I’m thrilled to report that I’ve been promoted to the position of Director of our bioinformatics group here at the University of Iowa. We are within the Iowa Institute of Human Genetics (IIHG) and we support clinical activities in the institute, but also a wide array of research collaborations across the University.
I have a lot of goals and ideas for the group and look forward to working to implement those going forward. I may not be able to write posts here as often, but I’ll try to keep up with it. We also have a new twitter account: @iowabioinfo. Please follow us there.
Bcbio is a configuration-based pipeline manager for common NGS workflows. It uses a YAML-config file to set all of the inputs and specifications for pipeline. I’ve used bcbio for dozens of RNA-seq projects, but I’ve never known exactly what it is doing during the pipeline itself. This is because in order to see the exact commands being run you have to either dig into the code, or dig through the log files.
Digging through code is difficult because the code base is large and there are many different pieces of code that call each other. Digging through the logs is difficult when there are dozens of samples (each command is repeated dozens of times, leading to log files with thousands of lines). Well, I finally gave in and sorted through the RNA-seq pipeline command logs to identify the unique steps that bcbio (version 1.0.8) is performing in order to produce its results. I was able to identify 21 unique steps that are performed on each sample.
The difficulty of figuring out exactly what a configuration-based pipeline like bcbio is going to do is one argument in favor of using software like snakemake or nextflow to create or adapt existing pipelines, where the actual steps in the pipeline are made very explicit in “process” blocks. I’m going to be writing more about NextFlow in upcoming posts.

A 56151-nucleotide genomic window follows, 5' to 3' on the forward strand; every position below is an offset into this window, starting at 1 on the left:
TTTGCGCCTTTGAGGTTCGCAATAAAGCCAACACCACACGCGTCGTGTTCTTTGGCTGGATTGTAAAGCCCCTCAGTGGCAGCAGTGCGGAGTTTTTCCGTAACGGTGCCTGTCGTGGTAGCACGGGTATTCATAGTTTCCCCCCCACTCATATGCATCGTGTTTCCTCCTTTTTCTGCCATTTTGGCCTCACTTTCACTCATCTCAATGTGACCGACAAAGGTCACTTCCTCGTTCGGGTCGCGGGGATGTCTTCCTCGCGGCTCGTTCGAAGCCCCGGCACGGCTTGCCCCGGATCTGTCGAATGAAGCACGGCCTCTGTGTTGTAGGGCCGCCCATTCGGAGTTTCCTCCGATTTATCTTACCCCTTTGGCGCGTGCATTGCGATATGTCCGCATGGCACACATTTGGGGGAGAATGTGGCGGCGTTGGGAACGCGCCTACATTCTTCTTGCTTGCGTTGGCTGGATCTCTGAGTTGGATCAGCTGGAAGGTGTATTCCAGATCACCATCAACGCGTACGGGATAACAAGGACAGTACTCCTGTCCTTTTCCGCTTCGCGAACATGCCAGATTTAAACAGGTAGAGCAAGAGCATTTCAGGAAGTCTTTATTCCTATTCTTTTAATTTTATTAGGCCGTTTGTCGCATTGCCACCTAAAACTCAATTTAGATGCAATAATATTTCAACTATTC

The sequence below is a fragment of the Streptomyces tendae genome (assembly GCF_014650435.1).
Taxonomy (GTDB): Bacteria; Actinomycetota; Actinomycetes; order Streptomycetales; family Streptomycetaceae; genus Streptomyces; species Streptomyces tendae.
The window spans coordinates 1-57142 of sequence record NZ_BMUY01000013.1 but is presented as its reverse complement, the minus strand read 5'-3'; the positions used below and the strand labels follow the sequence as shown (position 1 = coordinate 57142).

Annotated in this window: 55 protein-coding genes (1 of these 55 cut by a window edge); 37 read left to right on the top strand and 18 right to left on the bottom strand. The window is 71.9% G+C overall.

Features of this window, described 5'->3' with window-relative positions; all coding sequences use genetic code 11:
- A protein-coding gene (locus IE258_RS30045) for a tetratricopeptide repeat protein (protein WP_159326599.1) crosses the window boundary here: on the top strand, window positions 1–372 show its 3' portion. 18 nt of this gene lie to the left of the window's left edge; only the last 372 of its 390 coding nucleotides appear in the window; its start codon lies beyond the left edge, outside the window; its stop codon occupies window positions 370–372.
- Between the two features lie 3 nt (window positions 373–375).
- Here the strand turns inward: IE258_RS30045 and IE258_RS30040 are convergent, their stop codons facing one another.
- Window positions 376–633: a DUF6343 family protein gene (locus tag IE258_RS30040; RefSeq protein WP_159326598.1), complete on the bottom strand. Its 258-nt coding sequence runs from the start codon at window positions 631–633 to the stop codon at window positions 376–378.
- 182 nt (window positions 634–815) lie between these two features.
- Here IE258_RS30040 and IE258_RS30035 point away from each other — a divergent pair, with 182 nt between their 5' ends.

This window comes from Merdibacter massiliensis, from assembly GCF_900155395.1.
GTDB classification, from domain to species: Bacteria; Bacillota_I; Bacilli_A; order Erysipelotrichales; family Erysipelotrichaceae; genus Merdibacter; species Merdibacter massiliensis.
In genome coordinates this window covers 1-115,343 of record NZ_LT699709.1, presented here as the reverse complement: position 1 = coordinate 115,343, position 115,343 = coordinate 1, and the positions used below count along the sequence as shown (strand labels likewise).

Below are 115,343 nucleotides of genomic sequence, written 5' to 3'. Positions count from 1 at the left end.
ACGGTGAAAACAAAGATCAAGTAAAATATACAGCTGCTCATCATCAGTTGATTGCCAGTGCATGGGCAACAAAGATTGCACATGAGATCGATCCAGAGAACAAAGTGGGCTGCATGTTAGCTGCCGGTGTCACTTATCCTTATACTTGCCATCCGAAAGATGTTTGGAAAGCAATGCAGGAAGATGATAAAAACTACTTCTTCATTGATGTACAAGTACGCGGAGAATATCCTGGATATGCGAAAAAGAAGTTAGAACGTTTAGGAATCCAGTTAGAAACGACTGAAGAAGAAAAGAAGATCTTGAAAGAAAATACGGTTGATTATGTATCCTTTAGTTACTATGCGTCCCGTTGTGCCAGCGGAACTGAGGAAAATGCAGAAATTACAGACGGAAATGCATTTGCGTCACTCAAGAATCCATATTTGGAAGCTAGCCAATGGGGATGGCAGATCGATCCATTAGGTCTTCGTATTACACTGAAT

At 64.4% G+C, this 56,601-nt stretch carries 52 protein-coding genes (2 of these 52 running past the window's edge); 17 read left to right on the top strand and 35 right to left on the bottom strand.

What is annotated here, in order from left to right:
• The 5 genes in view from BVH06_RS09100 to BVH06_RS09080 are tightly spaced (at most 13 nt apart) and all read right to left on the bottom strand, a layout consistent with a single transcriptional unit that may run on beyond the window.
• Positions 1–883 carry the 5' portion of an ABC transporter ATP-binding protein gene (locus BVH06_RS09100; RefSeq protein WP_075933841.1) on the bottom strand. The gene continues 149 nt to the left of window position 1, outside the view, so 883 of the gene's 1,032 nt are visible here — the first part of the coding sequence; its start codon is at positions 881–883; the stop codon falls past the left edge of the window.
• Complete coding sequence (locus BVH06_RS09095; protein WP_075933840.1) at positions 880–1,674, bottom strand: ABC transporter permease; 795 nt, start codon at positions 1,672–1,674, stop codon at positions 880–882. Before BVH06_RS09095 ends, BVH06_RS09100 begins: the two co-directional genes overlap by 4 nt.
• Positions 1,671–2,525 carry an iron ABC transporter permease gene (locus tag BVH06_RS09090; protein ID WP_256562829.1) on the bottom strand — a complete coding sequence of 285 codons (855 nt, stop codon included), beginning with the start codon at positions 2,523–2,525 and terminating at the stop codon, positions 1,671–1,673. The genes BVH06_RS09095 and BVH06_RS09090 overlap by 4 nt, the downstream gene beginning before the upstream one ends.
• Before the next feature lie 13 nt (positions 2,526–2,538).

Of these 21 steps, 17 steps all deal with creating a BAM file and then manipulating that BAM file or calculating something about the BAM file. The remainder mainly deal with pseudo-alignment using salmon. It’s somewhat ironic that most of the pipeline and computational time is taken up with creating and manipulating BAM files since I only ever use the salmon pseudo-alignments in my downstream analysis.
Here are the 21 steps of the bcbio RNA-seq workflow (I’ve deleted the long, user-specific file paths to show just the commands):
Step 1. Align with Hisat2
hisat2 --new-summary -x bcbio-1.0.8/genomes/Hsapiens/hg38/hisat2/hg38 -p 16 --phred33 --rg-id SW872_CAMTA1_rep1 --rg PL:illumina --rg PU:1_2019-03-11_to_setup_bcbio --rg SM:SW872_CAMTA1_rep1 -1 SW872_CAMTA1_rep1_R1.fastq.gz -2 SW872_CAMTA1_rep1_R2.fastq.gz --known-splicesite-infile bcbio-1.0.8/genomes/Hsapiens/hg38/rnaseq/ref-transcripts-splicesites.txt
Step 2/3. Pipe to bamsormadup and redirect to sorted BAM
| bamsormadup inputformat=sam threads=12 tmpfile=work/bcbiotx/tmplsr55j/SW872_CAMTA1_rep1-sort-sorttmp-markdup SO=coordinate indexfilename=work/bcbiotx/tmplsr55j/SW872_CAMTA1_rep1-sort.bam.bai > work/bcbiotx/tmplsr55j/SW872_CAMTA1_rep1-sort.bam
Step 4. Index BAM